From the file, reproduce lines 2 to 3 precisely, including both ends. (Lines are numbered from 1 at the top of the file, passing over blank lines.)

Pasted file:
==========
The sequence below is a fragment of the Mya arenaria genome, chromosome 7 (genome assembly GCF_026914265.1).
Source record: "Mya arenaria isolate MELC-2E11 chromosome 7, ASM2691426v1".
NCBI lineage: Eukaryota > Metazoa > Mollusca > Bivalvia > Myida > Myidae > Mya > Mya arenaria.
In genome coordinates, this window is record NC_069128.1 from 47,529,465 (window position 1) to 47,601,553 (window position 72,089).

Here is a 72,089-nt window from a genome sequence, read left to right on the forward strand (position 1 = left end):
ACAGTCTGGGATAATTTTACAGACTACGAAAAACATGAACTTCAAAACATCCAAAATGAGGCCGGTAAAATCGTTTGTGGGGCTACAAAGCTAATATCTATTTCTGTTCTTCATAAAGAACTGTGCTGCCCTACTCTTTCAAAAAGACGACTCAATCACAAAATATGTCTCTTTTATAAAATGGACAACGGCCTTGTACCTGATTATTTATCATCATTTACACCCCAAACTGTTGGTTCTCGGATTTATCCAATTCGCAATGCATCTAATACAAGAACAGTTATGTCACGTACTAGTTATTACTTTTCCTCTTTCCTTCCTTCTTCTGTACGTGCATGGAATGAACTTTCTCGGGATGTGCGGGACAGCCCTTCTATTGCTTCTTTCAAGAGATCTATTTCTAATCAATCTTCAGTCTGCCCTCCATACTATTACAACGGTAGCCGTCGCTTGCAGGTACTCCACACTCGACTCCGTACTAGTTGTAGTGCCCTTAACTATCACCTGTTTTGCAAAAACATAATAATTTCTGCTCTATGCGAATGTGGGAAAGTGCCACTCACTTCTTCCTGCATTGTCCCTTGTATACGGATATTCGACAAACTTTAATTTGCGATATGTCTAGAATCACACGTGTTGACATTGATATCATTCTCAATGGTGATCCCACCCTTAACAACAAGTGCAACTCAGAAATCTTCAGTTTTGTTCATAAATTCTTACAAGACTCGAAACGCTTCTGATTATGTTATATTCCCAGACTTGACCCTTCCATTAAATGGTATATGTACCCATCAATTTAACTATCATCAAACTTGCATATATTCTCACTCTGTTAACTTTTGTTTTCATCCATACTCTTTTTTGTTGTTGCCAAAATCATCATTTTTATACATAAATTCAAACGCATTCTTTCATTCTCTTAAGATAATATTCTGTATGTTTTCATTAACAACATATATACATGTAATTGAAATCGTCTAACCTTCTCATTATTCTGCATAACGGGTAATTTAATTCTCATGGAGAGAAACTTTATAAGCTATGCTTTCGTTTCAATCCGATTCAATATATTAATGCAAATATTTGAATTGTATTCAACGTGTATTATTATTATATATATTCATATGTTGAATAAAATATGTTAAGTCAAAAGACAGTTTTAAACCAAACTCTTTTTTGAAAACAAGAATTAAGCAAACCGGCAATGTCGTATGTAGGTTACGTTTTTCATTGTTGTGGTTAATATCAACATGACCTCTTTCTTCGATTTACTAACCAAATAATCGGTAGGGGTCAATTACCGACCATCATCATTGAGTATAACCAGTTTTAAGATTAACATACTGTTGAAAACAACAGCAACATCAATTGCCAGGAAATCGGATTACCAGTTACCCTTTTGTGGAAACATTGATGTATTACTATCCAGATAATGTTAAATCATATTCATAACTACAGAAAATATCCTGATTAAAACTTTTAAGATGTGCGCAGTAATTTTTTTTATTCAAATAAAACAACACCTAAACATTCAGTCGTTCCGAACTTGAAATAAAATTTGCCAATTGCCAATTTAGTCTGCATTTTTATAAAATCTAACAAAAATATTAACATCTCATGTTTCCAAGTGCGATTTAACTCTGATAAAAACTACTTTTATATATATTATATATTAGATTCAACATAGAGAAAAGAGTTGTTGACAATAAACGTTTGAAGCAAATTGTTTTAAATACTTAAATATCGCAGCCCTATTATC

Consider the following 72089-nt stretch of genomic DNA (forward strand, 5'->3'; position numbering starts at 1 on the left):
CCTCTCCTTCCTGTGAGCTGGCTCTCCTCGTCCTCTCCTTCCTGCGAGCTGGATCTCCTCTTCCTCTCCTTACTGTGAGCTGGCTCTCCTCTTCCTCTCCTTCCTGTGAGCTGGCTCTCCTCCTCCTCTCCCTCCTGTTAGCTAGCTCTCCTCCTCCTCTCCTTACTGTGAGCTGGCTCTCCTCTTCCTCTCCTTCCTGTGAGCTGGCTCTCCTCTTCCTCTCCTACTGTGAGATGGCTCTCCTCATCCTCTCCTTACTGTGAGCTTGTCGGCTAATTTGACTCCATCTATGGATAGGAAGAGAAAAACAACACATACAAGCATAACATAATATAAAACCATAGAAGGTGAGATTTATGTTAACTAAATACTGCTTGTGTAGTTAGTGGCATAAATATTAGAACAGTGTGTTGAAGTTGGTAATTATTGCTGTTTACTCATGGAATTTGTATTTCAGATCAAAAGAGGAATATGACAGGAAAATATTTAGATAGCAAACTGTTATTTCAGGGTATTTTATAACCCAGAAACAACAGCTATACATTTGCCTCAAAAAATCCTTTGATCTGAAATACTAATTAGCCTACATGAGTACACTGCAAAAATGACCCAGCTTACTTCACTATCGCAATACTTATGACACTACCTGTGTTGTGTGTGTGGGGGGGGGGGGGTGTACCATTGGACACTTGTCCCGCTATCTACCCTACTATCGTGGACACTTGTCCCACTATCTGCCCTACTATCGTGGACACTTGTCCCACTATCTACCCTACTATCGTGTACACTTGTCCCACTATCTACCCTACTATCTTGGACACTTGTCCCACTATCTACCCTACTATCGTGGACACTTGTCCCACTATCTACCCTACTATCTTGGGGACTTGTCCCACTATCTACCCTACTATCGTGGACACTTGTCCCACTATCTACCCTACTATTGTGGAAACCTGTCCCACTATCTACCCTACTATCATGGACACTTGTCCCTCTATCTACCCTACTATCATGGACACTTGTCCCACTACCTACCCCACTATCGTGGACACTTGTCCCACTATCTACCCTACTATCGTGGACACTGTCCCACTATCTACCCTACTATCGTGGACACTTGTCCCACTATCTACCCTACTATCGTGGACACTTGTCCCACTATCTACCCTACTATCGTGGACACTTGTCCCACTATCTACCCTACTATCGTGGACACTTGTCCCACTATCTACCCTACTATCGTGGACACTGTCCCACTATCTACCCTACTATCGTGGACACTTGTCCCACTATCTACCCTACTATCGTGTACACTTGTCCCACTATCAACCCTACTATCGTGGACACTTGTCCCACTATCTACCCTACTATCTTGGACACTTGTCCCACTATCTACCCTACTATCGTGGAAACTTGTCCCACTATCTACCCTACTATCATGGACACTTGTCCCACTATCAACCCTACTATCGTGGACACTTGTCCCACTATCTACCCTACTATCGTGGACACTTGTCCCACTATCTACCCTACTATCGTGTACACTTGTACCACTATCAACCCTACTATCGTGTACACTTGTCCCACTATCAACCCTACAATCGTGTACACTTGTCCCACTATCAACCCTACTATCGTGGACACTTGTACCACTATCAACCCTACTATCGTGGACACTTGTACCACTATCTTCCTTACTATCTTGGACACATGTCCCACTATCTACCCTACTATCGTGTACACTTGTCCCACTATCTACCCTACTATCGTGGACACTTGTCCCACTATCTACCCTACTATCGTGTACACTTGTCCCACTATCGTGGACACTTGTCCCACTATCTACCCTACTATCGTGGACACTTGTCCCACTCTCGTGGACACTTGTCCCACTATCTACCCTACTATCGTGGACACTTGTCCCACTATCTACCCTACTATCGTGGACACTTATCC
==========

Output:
Source record: "Mya arenaria isolate MELC-2E11 chromosome 7, ASM2691426v1".
NCBI lineage: Eukaryota > Metazoa > Mollusca > Bivalvia > Myida > Myidae > Mya > Mya arenaria.